I don’t remember my very first violin recital because I was just 4. I didn’t play an actual song since I hadn’t started long before that. Instead, I played a finger exercise. It’s one of those things that helps you practice putting down your fingers correctly on your violin. The finger exercises I teach my students are portions of Twinkle, Twinkle Little Star before they learn the whole song, so this was probably something very similar. To some, getting up on stage to play for less than 30 seconds probably seems like a waste of time. For a student’s parents, it’s a chance to see their child demonstrate all they’ve learned. And trust me, even a finger exercise on the violin is A LOT to learn. For the student, it’s even more valuable. It teaches them performance etiquette, like how to hold your violin and taking a bow. It teaches poise under stress. Because even in a very positive environment, like a studio recital, it can be very stressful to a little violinist who hasn’t been playing very long. And it teaches them that playing in front of people doesn’t have to be scary. In fact, it can be fun.
Just a couple of weeks ago, we had our spring solo recital. Four of my students played pieces they had been working on for a very long time. My students pick their pieces a month ahead of time and in most cases, they are encouraged to pick a piece that isn’t the one they are working on when we pick. This sets them up for success in their performance because they are playing a piece with which they are completely comfortable.
Around that same time, I send my parents an image file of an invitation that they can email or print out to invite friends and family to our performance. I just started doing this for this last recital, but it’s something I will do every single time from now on.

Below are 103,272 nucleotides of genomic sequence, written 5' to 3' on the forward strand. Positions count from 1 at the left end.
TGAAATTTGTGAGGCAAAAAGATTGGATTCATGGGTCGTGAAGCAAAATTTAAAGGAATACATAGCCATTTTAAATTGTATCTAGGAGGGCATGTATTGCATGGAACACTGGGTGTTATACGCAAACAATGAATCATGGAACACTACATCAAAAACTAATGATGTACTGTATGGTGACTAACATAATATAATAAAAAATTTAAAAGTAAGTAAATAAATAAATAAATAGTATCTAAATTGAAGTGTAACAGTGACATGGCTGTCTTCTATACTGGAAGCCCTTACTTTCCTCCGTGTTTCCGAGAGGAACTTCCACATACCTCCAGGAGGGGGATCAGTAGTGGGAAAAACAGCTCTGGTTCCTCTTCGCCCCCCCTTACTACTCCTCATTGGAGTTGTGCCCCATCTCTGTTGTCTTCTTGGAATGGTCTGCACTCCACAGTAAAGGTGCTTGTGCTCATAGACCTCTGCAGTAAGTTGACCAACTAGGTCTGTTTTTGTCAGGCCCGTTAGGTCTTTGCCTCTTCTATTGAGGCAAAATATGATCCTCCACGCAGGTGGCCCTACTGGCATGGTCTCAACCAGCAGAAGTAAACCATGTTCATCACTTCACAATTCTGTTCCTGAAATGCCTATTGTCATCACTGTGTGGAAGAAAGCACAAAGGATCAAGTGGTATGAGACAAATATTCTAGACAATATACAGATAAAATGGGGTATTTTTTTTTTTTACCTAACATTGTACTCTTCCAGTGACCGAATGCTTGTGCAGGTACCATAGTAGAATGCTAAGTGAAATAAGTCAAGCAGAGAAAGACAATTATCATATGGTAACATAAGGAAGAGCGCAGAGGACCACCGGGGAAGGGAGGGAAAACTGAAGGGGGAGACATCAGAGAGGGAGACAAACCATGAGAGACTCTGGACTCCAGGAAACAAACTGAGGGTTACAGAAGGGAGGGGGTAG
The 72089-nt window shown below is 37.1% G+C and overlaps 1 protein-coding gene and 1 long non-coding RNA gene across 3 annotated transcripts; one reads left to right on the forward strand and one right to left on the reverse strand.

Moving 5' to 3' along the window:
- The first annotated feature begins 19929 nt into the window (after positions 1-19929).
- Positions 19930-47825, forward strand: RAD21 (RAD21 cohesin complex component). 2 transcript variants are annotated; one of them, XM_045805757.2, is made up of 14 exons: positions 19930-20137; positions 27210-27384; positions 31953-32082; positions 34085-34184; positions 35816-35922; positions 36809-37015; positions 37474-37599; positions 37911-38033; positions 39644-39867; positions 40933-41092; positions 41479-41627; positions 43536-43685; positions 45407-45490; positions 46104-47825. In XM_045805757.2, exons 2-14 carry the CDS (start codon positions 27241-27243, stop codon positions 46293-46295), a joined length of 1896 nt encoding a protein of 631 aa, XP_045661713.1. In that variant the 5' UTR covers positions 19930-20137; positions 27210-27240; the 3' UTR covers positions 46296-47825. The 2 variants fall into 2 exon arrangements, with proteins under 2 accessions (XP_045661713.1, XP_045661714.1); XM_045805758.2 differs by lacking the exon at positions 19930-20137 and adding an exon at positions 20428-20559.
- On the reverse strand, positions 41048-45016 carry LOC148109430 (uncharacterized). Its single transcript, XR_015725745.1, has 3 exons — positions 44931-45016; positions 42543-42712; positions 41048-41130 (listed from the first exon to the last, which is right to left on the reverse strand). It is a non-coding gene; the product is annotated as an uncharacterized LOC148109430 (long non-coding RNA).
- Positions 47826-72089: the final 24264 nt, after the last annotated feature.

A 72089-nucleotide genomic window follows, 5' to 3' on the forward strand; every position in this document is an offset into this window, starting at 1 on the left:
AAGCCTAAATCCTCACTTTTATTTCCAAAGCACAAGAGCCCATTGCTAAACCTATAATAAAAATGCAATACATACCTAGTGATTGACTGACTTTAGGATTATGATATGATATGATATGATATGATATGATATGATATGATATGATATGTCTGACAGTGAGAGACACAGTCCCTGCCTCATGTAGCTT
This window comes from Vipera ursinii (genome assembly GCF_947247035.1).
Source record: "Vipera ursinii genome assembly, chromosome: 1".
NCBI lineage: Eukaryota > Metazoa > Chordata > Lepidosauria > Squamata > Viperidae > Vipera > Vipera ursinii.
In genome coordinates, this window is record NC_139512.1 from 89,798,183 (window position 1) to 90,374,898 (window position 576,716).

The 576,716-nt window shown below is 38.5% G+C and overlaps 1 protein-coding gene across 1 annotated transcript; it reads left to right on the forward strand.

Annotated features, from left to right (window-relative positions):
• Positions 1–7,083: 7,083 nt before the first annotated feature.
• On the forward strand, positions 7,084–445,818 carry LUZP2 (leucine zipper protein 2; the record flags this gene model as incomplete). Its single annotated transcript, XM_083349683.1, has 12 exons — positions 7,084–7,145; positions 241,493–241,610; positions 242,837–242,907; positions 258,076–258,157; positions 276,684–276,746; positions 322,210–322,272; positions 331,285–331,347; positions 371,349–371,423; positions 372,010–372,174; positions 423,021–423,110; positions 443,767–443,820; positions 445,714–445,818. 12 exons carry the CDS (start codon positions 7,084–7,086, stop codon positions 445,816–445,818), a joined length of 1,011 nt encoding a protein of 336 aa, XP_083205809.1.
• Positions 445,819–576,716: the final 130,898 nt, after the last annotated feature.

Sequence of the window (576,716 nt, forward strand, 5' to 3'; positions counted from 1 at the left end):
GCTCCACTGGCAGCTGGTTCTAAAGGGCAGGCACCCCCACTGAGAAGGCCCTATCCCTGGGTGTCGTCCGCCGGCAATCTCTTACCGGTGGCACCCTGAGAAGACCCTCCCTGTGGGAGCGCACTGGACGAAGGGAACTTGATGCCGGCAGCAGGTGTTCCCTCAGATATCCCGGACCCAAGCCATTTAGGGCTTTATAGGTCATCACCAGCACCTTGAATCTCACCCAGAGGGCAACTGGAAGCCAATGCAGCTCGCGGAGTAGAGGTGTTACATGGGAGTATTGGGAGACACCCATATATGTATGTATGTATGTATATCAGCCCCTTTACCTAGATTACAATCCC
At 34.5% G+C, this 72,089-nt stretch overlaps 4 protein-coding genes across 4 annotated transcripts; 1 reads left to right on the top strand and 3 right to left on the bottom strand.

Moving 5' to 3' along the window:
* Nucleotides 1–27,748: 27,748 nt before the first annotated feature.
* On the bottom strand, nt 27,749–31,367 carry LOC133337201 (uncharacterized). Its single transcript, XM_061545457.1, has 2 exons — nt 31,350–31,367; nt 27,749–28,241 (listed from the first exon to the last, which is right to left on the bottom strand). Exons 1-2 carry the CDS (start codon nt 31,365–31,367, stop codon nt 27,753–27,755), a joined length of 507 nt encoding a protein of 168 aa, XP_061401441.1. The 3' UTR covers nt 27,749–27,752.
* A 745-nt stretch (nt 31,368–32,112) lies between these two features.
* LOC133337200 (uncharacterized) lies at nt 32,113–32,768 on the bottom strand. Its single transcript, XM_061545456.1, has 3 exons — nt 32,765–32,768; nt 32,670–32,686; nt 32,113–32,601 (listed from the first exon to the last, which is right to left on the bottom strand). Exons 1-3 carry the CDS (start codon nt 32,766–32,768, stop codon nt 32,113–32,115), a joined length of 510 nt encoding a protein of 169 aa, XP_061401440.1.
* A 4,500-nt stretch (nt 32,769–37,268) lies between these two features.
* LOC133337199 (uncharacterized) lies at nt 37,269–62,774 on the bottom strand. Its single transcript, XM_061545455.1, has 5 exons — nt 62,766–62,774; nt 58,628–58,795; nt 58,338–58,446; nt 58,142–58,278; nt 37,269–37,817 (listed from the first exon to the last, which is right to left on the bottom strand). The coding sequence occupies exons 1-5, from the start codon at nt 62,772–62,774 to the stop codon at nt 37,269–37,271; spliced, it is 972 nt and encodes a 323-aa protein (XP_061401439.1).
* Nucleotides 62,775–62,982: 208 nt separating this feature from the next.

I also arrange for refreshments to be served afterward. Right now, with the size of our studio, I really only need one person to bring a treat, since my mom is wonderful and helps me with this part of the evening, but my plan for the future is to have a sign up sheet for these events and ask the parents at the beginning of the year to sign up to bring something to one event.
I am also very fortunate to have a great space for my recitals. The basement of my church has a stage and it is large enough for us to set up chairs and the refreshment tables all at once. I am so grateful to have this space.
Finally, because we are so few in number, and because a couple of my students were unable to play, a good friend and colleague of mine came to play the Bach Double Violin Concerto. We had an absolute blast playing.
I just want to thank the families in my studio for their work with their children. It really made the whole evening wonderful because each of the students played from their heart. I am already looking forward to our recital next fall and can’t wait to see how they have grown!